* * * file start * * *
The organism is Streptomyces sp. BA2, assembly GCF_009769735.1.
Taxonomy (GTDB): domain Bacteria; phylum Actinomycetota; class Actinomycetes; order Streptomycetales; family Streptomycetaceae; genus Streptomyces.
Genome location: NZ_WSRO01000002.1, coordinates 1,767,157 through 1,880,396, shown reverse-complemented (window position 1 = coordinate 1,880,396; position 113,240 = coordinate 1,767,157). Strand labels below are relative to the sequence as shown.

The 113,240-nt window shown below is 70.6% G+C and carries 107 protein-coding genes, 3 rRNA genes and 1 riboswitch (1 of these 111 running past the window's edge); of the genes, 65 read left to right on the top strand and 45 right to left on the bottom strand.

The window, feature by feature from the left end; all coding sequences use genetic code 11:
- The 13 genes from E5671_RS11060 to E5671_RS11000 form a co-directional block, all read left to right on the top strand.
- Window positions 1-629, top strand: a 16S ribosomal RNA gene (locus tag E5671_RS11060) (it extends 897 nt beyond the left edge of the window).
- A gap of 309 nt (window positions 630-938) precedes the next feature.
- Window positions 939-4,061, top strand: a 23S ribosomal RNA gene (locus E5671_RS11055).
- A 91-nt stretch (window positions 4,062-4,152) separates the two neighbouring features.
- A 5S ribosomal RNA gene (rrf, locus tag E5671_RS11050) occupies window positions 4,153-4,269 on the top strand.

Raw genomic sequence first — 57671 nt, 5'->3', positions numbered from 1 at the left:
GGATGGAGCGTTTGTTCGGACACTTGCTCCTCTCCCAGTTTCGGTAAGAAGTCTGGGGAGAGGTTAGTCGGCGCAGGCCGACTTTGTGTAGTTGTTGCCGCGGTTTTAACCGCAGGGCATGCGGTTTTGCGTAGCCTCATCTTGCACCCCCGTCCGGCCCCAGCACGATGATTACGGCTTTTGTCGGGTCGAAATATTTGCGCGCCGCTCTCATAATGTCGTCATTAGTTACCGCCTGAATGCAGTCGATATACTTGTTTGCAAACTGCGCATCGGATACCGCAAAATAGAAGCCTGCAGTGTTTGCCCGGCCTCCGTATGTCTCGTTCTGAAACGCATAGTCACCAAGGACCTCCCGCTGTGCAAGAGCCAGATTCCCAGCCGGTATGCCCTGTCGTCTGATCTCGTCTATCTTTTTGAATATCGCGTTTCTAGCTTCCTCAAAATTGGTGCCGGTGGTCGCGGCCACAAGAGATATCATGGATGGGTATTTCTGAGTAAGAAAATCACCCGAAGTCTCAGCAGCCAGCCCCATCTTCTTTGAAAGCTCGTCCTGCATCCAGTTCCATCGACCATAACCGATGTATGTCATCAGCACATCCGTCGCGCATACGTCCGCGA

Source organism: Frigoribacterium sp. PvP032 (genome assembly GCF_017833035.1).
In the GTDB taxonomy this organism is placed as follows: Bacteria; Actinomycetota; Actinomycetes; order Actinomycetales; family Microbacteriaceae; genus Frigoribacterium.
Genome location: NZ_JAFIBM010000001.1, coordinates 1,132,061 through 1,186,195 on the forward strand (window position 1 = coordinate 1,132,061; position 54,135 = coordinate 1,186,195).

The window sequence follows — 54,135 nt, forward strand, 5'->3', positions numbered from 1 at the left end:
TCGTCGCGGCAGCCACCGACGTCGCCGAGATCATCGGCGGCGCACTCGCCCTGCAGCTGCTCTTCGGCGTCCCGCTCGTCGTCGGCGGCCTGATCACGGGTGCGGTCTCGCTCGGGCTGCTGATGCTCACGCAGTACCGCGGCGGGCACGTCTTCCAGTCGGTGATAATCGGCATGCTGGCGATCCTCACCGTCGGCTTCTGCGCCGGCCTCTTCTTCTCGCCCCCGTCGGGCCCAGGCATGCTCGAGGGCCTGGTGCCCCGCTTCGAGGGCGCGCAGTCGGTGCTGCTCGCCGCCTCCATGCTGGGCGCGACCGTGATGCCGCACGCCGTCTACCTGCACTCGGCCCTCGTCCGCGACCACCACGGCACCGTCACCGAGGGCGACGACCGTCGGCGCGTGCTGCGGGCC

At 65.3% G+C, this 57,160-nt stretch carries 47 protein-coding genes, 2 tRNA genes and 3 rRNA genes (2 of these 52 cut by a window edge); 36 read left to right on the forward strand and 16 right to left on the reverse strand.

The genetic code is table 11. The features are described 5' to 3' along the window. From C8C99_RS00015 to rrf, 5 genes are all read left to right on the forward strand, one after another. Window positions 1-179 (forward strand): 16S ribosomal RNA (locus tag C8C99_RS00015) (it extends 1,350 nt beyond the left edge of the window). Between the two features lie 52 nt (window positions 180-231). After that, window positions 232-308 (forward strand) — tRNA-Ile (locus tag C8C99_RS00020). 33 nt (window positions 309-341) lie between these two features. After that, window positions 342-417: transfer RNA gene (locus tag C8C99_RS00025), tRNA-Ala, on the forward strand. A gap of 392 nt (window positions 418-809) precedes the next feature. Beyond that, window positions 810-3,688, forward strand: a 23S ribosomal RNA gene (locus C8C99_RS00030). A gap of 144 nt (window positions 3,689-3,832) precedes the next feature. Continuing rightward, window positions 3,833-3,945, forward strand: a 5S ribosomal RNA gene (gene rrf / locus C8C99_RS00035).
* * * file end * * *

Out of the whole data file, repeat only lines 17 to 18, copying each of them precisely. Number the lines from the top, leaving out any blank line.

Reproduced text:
The window sequence follows — 54,135 nt, forward strand, 5'->3', positions numbered from 1 at the left end:
TCGTCGCGGCAGCCACCGACGTCGCCGAGATCATCGGCGGCGCACTCGCCCTGCAGCTGCTCTTCGGCGTCCCGCTCGTCGTCGGCGGCCTGATCACGGGTGCGGTCTCGCTCGGGCTGCTGATGCTCACGCAGTACCGCGGCGGGCACGTCTTCCAGTCGGTGATAATCGGCATGCTGGCGATCCTCACCGTCGGCTTCTGCGCCGGCCTCTTCTTCTCGCCCCCGTCGGGCCCAGGCATGCTCGAGGGCCTGGTGCCCCGCTTCGAGGGCGCGCAGTCGGTGCTGCTCGCCGCCTCCATGCTGGGCGCGACCGTGATGCCGCACGCCGTCTACCTGCACTCGGCCCTCGTCCGCGACCACCACGGCACCGTCACCGAGGGCGACGACCGTCGGCGCGTGCTGCGGGCC